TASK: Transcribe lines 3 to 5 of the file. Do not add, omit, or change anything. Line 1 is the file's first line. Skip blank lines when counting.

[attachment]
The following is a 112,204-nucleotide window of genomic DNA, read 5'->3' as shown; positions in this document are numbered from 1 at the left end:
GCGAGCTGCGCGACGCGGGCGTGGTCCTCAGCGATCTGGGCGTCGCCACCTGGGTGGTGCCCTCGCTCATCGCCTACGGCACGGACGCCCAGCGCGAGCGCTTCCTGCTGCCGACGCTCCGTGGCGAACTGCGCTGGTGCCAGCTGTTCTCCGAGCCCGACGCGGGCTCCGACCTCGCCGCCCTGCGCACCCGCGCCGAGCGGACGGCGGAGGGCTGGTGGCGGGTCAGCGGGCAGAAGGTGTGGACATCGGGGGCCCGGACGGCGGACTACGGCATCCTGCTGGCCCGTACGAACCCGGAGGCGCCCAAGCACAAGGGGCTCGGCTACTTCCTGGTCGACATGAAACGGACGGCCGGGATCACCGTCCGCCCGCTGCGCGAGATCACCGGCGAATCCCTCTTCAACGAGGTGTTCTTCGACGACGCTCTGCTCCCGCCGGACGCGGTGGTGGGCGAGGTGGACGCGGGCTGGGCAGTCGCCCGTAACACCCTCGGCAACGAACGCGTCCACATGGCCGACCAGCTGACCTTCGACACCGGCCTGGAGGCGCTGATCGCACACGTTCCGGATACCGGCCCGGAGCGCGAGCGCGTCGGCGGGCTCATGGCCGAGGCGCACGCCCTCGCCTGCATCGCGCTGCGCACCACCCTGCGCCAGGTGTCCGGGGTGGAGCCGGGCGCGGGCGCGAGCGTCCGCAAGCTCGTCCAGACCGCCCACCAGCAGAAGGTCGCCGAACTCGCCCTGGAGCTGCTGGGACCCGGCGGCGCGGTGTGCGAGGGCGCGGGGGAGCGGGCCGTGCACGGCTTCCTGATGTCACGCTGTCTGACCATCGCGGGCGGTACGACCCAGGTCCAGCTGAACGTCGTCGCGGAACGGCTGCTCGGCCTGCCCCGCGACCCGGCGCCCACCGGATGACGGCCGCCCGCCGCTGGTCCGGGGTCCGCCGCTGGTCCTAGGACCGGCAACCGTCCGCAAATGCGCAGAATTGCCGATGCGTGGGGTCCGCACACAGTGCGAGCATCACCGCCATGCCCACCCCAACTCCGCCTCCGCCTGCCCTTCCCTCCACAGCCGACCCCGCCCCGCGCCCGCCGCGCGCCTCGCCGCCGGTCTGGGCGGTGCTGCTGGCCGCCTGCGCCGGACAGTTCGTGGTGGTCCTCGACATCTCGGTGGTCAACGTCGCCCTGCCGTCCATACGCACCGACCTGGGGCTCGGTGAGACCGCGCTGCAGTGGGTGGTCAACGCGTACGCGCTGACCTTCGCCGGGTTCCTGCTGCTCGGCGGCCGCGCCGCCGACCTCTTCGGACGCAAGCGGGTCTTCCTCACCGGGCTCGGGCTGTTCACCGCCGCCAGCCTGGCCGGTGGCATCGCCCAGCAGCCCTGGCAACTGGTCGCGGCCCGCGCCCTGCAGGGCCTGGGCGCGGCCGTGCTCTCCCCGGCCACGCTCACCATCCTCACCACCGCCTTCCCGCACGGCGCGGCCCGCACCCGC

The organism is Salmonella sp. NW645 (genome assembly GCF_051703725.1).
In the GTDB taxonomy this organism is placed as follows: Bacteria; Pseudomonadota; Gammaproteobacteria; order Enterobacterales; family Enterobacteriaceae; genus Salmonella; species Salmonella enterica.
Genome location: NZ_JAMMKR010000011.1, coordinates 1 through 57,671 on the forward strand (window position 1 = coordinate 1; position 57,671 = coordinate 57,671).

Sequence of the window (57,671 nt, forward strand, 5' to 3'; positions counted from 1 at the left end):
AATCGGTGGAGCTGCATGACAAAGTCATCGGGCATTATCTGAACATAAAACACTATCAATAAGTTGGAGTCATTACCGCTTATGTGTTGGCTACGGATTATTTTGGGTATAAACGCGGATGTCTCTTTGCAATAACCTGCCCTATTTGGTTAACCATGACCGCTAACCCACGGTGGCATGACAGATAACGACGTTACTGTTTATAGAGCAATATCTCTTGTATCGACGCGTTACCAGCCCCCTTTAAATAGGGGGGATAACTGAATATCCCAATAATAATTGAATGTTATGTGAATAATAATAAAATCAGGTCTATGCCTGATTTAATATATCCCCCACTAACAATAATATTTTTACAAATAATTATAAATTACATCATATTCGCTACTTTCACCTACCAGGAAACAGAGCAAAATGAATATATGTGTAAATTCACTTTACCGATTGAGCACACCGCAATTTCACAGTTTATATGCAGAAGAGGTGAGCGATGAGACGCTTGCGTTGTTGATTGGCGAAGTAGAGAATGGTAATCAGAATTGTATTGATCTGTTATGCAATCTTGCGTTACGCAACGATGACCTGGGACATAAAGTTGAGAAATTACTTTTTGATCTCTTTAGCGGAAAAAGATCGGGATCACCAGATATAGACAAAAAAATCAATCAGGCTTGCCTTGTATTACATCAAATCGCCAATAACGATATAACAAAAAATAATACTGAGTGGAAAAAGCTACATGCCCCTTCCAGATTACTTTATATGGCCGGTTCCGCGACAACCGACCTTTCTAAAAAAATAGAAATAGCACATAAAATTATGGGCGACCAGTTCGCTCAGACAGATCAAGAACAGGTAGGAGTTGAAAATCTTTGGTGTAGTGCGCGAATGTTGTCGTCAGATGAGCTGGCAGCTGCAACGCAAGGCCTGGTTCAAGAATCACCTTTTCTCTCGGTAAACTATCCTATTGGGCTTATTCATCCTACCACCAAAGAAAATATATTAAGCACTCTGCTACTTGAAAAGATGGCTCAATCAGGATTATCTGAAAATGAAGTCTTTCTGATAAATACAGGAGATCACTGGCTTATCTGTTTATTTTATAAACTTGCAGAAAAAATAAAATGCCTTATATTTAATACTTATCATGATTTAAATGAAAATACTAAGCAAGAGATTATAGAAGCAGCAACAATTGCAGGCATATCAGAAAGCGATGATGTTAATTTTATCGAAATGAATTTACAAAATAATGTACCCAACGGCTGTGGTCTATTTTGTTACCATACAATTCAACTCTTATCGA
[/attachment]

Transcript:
The organism is Salmonella sp. NW645 (genome assembly GCF_051703725.1).
In the GTDB taxonomy this organism is placed as follows: Bacteria; Pseudomonadota; Gammaproteobacteria; order Enterobacterales; family Enterobacteriaceae; genus Salmonella; species Salmonella enterica.
Genome location: NZ_JAMMKR010000011.1, coordinates 1 through 57,671 on the forward strand (window position 1 = coordinate 1; position 57,671 = coordinate 57,671).